3. Cryonics patients are no longer being frozen.
Because not all cryonics patients will be “ideal” cases, this view is vulnerable to the same objections as the “first in, last out” rule, but there are some other issues that are important to mention in this context. The most important fact to be stressed is that ice formation is not a binary all or nothing thing but a continuum ranging from straight freezing (cryopreservation without cryoprotection) to complete elimination of ice formation. Although there have been many cases where patients have been frozen without the use of a cryoprotective agent, its opposite, complete vitrification, should be considered a theoretical ideal. The degree of ice formation is determined by the nature and concentration of the cryoprotective agent. For example, low concentrations of the cryoprotectant glycerol will result in more ice formation than higher concentrations of glycerol.
What has changed in the recent years is that both major cryonics organizations are now offering cryopreservation using vitrification agents. Although these vitrification agents are formulated to eliminate ice formation, it is generally believed that such a result is not achievable in all tissues and organs in the human body at the moment. Another important point to be made is that not all solutions that can eliminate ice formation are equal because they can differ greatly in toxicity. The technical challenge in cryonics is not so much to eliminate ice formation but to develop vitrification solutions with no or limited toxicity. Although it is correct that contemporary vitrification solutions can solidify without ice formation, delays in response time, poor patient care, and high toxicity can offset most of these advances.
4. The probability that cryonics will work is X.
Both critics and supporters have made specific probability estimates about how likely cryonics is to work. In its worst form such probability assessments convey nothing more than putting a number on overall feelings of pessimism or optimism. More serious attempts have been made to calculate a specific probability that cryonics will work. Such attempts usually go as follows: A number of independent conditions (or events) for cryonics to work are distinguished, these conditions are “assigned” a probability, and the total (or joint) probability is calculated by multiplying them. Although such calculations give the semblance of objectivity, they are equally vulnerable to the fundamental objection that assigning one single number to the probability that cryonics will work is just a lot of hand waving. How many independent events are there and how do we know that they are independent? What is the basis for assigning specific probabilities to these conditions? What are the effects of minor changes in the numbers?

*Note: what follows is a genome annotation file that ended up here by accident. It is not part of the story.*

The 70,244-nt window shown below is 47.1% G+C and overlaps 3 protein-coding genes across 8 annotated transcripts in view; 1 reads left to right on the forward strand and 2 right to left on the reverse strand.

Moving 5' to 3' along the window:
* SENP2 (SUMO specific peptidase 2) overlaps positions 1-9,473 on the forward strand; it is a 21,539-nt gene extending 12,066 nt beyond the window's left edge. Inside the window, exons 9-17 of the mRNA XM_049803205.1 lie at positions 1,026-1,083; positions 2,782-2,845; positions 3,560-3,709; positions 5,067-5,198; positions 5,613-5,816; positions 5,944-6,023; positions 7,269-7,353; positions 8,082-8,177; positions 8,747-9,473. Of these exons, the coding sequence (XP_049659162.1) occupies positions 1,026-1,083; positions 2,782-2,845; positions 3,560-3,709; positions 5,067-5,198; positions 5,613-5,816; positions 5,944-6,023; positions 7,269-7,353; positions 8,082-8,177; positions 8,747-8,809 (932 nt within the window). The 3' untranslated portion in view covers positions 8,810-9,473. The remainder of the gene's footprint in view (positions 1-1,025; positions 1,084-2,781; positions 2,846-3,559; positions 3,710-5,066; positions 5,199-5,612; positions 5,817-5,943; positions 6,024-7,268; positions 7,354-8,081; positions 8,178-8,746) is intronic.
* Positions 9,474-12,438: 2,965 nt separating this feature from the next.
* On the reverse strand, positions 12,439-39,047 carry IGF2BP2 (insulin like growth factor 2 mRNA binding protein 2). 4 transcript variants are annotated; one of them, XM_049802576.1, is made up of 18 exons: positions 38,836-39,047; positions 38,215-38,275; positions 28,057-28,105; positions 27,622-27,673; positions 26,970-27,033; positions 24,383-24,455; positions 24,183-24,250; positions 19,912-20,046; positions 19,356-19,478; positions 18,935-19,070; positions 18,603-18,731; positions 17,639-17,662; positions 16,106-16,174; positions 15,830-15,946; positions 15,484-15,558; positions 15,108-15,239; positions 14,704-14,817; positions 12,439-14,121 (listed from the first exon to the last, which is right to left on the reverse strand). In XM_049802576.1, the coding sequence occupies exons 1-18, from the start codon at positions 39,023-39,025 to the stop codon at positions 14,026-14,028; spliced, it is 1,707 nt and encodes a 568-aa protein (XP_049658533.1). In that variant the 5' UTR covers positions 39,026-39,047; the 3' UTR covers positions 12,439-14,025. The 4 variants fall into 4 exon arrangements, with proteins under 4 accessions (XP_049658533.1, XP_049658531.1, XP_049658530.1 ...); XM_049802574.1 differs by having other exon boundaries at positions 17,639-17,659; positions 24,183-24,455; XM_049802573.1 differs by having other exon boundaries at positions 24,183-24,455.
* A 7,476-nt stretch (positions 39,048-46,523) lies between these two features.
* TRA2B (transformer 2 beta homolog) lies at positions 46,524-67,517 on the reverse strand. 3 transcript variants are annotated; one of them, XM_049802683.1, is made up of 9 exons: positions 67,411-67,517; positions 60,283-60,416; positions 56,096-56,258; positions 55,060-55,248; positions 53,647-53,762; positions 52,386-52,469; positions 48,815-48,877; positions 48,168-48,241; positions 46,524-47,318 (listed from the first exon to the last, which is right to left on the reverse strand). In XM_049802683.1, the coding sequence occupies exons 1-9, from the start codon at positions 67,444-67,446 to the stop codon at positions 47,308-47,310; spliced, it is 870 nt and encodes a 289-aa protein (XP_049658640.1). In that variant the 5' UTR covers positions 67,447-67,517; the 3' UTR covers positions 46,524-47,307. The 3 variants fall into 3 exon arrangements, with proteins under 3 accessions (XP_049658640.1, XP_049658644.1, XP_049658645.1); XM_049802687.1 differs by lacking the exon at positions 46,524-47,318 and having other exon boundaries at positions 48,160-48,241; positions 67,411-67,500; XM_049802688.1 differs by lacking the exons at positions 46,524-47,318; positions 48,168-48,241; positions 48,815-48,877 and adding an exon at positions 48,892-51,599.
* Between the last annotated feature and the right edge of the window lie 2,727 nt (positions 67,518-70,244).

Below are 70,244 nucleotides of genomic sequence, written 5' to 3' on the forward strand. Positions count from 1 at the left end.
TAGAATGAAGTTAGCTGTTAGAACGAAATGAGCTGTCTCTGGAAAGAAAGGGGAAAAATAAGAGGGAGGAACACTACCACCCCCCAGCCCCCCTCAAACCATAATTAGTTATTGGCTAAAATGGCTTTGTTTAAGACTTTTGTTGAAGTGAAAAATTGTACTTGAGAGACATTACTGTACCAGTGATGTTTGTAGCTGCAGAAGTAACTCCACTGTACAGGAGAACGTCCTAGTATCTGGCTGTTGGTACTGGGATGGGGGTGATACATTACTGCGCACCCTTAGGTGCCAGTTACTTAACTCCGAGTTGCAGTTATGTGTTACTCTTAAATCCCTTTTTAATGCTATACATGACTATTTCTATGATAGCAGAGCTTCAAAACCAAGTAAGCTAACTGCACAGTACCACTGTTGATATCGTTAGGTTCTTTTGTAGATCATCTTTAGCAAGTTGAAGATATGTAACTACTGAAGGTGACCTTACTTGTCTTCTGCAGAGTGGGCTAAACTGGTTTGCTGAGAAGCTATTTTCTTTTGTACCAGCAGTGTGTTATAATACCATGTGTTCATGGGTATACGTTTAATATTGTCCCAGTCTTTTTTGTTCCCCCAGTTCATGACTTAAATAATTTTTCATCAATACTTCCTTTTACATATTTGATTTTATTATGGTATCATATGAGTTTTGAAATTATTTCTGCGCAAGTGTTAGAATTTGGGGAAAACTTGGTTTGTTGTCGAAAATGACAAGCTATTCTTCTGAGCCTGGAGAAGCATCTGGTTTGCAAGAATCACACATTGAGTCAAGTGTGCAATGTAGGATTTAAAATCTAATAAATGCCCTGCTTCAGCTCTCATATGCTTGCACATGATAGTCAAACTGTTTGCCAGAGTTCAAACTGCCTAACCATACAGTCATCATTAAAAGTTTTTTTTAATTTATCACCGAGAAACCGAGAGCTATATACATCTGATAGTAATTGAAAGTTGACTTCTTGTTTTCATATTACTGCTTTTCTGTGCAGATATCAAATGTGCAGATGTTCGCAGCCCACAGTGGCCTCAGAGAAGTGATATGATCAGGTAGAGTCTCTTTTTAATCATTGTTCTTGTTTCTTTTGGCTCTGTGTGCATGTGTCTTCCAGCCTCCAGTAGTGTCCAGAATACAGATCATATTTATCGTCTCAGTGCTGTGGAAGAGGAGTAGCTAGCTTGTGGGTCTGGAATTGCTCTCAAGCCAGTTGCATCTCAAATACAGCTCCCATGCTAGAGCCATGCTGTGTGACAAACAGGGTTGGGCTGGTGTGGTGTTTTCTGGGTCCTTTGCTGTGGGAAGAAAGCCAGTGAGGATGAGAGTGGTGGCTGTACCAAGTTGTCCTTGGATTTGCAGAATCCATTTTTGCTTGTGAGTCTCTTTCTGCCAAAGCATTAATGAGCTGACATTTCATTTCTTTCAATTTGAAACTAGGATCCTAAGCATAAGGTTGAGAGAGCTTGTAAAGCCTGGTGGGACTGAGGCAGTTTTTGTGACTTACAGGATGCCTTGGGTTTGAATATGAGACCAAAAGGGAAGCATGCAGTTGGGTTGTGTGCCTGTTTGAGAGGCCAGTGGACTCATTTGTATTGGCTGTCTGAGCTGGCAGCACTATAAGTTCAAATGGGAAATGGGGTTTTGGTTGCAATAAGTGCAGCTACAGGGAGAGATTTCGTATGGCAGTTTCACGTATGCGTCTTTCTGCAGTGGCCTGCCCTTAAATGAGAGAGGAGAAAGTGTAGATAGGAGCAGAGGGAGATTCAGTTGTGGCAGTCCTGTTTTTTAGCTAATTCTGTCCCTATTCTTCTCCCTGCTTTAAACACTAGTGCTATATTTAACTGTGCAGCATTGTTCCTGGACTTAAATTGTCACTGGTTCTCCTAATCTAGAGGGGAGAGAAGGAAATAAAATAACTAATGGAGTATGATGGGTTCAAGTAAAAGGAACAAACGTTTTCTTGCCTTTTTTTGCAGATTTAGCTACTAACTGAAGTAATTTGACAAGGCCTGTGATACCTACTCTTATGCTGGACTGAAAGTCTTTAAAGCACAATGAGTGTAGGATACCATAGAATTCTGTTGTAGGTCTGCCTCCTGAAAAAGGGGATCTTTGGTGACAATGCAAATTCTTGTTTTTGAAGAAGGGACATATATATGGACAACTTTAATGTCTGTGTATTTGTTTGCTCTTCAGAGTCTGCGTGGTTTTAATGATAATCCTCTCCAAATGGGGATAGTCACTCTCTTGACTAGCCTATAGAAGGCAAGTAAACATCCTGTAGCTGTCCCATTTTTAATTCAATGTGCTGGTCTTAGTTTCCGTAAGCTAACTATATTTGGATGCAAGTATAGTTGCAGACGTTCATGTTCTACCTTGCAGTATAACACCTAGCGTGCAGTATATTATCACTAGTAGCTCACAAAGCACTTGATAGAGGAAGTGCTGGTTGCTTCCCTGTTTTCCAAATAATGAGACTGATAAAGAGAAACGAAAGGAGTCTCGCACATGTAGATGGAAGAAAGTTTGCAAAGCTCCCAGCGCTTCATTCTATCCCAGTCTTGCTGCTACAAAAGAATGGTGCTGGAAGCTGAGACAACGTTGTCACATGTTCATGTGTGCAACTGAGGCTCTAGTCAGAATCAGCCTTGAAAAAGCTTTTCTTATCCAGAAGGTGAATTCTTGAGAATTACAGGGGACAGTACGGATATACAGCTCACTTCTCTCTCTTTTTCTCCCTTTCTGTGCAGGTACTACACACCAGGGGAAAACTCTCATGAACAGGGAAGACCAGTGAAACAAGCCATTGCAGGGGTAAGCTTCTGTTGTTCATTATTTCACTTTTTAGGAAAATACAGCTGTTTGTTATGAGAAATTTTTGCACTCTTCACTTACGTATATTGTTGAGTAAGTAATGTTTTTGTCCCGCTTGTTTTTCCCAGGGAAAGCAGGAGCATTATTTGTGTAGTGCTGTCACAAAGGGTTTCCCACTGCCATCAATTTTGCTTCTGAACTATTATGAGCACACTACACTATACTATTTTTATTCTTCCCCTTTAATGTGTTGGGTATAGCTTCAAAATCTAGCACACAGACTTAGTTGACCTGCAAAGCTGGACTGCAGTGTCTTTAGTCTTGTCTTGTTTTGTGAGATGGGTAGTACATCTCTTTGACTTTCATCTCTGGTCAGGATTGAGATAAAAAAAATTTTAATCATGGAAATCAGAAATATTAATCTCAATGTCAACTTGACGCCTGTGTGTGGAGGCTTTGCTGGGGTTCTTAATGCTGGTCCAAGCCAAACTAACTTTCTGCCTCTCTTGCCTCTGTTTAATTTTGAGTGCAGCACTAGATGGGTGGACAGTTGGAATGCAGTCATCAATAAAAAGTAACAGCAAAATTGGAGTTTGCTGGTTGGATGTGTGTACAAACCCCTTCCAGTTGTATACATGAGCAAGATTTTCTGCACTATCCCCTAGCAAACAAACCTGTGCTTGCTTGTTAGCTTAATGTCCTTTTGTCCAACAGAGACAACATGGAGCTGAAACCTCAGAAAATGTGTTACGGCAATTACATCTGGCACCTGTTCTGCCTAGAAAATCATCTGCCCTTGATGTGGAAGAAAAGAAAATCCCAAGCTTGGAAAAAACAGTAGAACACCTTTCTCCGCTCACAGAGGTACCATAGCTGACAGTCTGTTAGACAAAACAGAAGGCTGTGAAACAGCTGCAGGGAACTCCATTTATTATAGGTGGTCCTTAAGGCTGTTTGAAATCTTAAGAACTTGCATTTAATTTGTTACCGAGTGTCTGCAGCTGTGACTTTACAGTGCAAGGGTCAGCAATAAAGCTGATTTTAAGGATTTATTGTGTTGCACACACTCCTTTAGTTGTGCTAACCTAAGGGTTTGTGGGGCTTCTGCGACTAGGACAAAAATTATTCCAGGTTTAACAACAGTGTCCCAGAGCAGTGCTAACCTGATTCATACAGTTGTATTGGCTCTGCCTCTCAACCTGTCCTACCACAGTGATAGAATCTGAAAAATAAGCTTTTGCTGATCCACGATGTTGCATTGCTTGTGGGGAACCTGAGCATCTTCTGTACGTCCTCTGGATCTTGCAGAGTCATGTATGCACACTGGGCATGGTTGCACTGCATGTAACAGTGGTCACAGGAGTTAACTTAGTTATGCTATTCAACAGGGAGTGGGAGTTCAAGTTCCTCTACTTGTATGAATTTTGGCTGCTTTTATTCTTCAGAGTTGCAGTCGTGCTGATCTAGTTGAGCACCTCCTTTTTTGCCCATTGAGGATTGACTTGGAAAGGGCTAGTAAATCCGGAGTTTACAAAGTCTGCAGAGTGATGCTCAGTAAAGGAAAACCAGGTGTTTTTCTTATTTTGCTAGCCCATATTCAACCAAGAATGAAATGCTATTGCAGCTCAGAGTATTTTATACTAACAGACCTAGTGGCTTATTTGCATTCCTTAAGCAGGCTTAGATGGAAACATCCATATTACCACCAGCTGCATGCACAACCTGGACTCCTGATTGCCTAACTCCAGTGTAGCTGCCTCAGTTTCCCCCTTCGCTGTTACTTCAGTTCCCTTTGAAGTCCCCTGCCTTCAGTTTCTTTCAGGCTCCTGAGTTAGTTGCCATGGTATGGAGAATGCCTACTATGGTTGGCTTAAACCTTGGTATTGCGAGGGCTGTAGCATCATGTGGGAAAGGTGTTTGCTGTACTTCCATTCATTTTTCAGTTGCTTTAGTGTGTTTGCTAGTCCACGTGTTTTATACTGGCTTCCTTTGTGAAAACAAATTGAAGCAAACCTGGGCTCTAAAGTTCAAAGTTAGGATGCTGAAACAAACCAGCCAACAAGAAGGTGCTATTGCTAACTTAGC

Probability calculations are not completely useless. They can help us in identifying important conditions that need to be satisfied for resuscitation. They can also help identify weak links that can be improved. But probability estimates can be dangerous as well when we take them too seriously and discourage people from making cryonics arrangements. The point here is not that we should refrain from being skeptical but that if we make quantitative estimates we should be able to back up our statements with rigorous arguments or just confine ourselves to more qualitative statements. Another objection to making cryonics probability estimates was made by the cryonics activist and mathematician Thomas Donaldson. He makes the common sense point that many of these conditions are not independent of what we do. We can make a contribution to increasing the probability that cryonics will work.